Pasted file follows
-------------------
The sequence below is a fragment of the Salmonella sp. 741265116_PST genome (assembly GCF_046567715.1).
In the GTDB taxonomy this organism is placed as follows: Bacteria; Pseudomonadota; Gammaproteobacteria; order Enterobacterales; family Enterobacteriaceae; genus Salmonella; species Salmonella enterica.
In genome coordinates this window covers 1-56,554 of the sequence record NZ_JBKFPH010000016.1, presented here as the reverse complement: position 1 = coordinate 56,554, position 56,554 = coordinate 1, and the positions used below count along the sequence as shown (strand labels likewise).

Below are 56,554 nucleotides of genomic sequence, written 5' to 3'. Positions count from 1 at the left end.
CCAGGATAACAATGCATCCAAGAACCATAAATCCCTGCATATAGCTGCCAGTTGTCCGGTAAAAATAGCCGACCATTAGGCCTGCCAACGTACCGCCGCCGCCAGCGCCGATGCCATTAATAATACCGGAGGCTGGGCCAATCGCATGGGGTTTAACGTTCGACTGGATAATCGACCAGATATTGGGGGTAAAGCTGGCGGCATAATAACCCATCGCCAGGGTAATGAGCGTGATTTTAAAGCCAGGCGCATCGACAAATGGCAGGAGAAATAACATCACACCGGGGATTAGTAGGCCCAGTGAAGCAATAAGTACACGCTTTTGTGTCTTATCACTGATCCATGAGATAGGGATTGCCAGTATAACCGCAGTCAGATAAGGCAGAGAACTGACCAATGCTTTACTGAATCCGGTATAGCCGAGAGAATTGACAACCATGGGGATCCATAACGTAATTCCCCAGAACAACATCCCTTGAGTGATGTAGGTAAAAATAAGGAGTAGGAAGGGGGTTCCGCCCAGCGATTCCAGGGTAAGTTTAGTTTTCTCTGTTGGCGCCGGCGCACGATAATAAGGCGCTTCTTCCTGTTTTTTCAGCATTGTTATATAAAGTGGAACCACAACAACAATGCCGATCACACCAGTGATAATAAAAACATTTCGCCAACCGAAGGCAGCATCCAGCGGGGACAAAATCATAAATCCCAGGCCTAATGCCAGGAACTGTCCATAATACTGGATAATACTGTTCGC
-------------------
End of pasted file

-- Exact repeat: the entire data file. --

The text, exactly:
The sequence below is a fragment of the Salmonella sp. 741265116_PST genome (assembly GCF_046567715.1).
In the GTDB taxonomy this organism is placed as follows: Bacteria; Pseudomonadota; Gammaproteobacteria; order Enterobacterales; family Enterobacteriaceae; genus Salmonella; species Salmonella enterica.
In genome coordinates this window covers 1-56,554 of the sequence record NZ_JBKFPH010000016.1, presented here as the reverse complement: position 1 = coordinate 56,554, position 56,554 = coordinate 1, and the positions used below count along the sequence as shown (strand labels likewise).

Below are 56,554 nucleotides of genomic sequence, written 5' to 3'. Positions count from 1 at the left end.
CCAGGATAACAATGCATCCAAGAACCATAAATCCCTGCATATAGCTGCCAGTTGTCCGGTAAAAATAGCCGACCATTAGGCCTGCCAACGTACCGCCGCCGCCAGCGCCGATGCCATTAATAATACCGGAGGCTGGGCCAATCGCATGGGGTTTAACGTTCGACTGGATAATCGACCAGATATTGGGGGTAAAGCTGGCGGCATAATAACCCATCGCCAGGGTAATGAGCGTGATTTTAAAGCCAGGCGCATCGACAAATGGCAGGAGAAATAACATCACACCGGGGATTAGTAGGCCCAGTGAAGCAATAAGTACACGCTTTTGTGTCTTATCACTGATCCATGAGATAGGGATTGCCAGTATAACCGCAGTCAGATAAGGCAGAGAACTGACCAATGCTTTACTGAATCCGGTATAGCCGAGAGAATTGACAACCATGGGGATCCATAACGTAATTCCCCAGAACAACATCCCTTGAGTGATGTAGGTAAAAATAAGGAGTAGGAAGGGGGTTCCGCCCAGCGATTCCAGGGTAAGTTTAGTTTTCTCTGTTGGCGCCGGCGCACGATAATAAGGCGCTTCTTCCTGTTTTTTCAGCATTGTTATATAAAGTGGAACCACAACAACAATGCCGATCACACCAGTGATAATAAAAACATTTCGCCAACCGAAGGCAGCATCCAGCGGGGACAAAATCATAAATCCCAGGCCTAATGCCAGGAACTGTCCATAATACTGGATAATACTGTTCGC